TOKYO (Bloomberg) – A Belarusian sprinter reportedly pressured to leave Tokyo halfway through the games for criticising sporting officials from her country is safe after spending the night at an airport hotel in the city, according to the International Olympic Committee (IOC).
The IOC and Tokyo 2020 officials will continue their conversations with authorities and the 24-year-old runner, Krystsina Tsimanouskaya, “to determine the next steps in the upcoming days,” the IOC said in a tweet Monday (Aug 2).
The Japanese government is also working with the relevant bodies to tackle the issue, top spokesman Katsunobu Kato said.
“She has told us that she feels safe,” the IOC said on Twitter. The committee has also asked the Belarusian Olympic Committee for a full written report on the issue, after being informed Tsimanouskaya had sought protection at the airport, spokesman Mark Adams told reporters in Tokyo.
Tsimanouskaya had refused to get on a flight from the Japanese capital after being taken to the airport against her wishes and was seeking asylum in another country, Reuters reported earlier.
The runner had criticised the Belarusian Olympic Committee on social media, saying coaches had suddenly told her to take part in a relay race for which she had not trained because other athletes had failed to complete the requisite number of doping tests, Reuters said.
A group of 16 athletes from Belarus was set to leave Japan on Monday, the IOC’s Adams said, as part of a routine movement. Participants in the games are required to leave the country 48 hours after their final event under coronavirus precautions for the Olympics.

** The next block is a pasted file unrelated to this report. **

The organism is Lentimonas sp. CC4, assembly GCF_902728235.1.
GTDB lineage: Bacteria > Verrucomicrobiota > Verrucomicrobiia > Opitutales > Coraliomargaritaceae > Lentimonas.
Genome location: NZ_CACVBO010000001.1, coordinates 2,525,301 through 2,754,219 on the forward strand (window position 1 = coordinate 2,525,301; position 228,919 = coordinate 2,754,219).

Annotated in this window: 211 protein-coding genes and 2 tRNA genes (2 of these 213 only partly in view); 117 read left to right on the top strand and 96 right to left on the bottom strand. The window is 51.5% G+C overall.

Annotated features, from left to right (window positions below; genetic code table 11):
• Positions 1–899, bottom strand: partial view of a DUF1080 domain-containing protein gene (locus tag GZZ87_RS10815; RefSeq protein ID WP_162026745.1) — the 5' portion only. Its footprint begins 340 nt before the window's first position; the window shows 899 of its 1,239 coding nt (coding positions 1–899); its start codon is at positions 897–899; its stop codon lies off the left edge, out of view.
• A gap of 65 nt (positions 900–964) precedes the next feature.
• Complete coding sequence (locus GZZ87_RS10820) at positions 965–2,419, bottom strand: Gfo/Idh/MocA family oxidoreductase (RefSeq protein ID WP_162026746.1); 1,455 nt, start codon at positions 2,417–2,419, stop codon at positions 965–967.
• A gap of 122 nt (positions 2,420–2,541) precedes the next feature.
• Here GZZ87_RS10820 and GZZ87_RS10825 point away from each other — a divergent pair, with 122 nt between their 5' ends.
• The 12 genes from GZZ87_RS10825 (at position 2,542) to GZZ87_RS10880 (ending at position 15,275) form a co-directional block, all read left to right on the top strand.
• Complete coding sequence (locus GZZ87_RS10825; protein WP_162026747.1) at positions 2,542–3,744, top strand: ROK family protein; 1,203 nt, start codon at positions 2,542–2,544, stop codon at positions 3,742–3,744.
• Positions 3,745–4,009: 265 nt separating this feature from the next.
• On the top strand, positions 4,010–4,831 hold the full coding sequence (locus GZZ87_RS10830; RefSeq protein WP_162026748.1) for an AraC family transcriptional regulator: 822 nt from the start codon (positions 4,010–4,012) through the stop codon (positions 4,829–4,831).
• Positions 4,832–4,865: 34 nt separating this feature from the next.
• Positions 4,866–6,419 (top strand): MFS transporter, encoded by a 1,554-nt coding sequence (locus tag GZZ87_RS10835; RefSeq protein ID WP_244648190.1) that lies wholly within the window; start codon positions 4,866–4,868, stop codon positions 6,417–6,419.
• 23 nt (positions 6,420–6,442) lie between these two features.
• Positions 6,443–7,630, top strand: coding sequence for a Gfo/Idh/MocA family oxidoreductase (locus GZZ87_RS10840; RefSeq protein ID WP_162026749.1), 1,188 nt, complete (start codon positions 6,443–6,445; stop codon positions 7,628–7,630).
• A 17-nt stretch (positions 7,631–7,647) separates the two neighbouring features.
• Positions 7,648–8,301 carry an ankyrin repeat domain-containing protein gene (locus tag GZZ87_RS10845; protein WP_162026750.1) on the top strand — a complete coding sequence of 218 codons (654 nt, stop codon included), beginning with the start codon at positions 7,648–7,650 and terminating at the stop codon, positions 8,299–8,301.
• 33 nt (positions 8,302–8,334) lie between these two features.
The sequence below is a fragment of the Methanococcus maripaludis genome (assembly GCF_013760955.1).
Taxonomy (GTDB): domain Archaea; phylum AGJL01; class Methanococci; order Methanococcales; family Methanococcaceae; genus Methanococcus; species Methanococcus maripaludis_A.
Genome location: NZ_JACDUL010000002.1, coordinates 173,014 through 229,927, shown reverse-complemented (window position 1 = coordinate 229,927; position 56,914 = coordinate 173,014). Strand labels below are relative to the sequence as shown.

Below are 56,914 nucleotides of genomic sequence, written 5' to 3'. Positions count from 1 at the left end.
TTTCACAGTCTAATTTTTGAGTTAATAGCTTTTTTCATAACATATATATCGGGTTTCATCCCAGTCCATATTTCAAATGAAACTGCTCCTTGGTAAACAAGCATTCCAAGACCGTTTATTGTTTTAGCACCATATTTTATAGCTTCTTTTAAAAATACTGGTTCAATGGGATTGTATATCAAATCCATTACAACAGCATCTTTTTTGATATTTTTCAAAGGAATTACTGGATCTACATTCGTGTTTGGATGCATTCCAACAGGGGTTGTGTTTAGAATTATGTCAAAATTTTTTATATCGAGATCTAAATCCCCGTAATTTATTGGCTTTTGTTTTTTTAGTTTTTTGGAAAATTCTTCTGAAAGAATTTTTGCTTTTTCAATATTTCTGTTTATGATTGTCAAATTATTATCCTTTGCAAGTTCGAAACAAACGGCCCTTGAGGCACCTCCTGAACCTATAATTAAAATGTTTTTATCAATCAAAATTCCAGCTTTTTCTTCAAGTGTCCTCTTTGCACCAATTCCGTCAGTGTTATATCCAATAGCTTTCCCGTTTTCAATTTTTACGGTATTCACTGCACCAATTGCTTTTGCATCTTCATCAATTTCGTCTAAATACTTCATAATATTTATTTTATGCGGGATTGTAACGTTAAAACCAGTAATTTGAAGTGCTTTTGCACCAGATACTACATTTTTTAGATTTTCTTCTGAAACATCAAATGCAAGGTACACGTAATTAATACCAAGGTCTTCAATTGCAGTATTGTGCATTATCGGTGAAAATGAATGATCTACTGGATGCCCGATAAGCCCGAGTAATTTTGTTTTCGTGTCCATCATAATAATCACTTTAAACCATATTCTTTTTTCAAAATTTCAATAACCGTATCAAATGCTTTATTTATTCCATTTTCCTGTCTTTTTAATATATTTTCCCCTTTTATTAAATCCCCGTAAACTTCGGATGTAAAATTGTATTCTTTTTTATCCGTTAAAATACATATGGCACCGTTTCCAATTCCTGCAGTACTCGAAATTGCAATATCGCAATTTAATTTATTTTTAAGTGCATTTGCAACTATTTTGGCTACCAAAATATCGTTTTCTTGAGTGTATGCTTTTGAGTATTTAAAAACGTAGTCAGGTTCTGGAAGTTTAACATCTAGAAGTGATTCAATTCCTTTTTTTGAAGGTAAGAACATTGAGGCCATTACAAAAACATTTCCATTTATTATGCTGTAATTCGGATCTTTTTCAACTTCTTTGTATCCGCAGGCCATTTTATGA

Tsimanouskaya ran in a women’s 100m qualifier on Friday and was scheduled to run Monday in a qualifying heat in the 200m, according to Tokyo Olympics data. She has also been listed as a member of the Belarusian women’s 4x100m relay team. Adams expressed regret that the sprinter had missed her event and said the IOC had a duty of care toward her.
For months, Belarus been the subject of an IOC investigation stemming from reports that President Alexander Lukashenko’s government has punished athletes who have spoken out against his rule or participated in protests.
The EU, the United States and other governments earlier this year imposed sanctions on Lukashenko’s government over its treatment of political opponents. These include a dissident journalist detained after the Ryanair flight he was travelling on was intercepted by Belarusian authorities in May.
In March, the IOC said it would not recognise Viktor Lukashenko, the son of President Lukashenko, as the head of its national organising committee, and would not invite any senior government official from Belarus to the Olympics. It also faulted the local committee for failing to address concerns that it “had not appropriately protected the Belarusian athletes from political discrimination.”
More than halfway through the Tokyo Games, Belarus had won two medals as of Monday afternoon after taking nine in Rio de Janeiro in 2016 and 10 in London in 2012.
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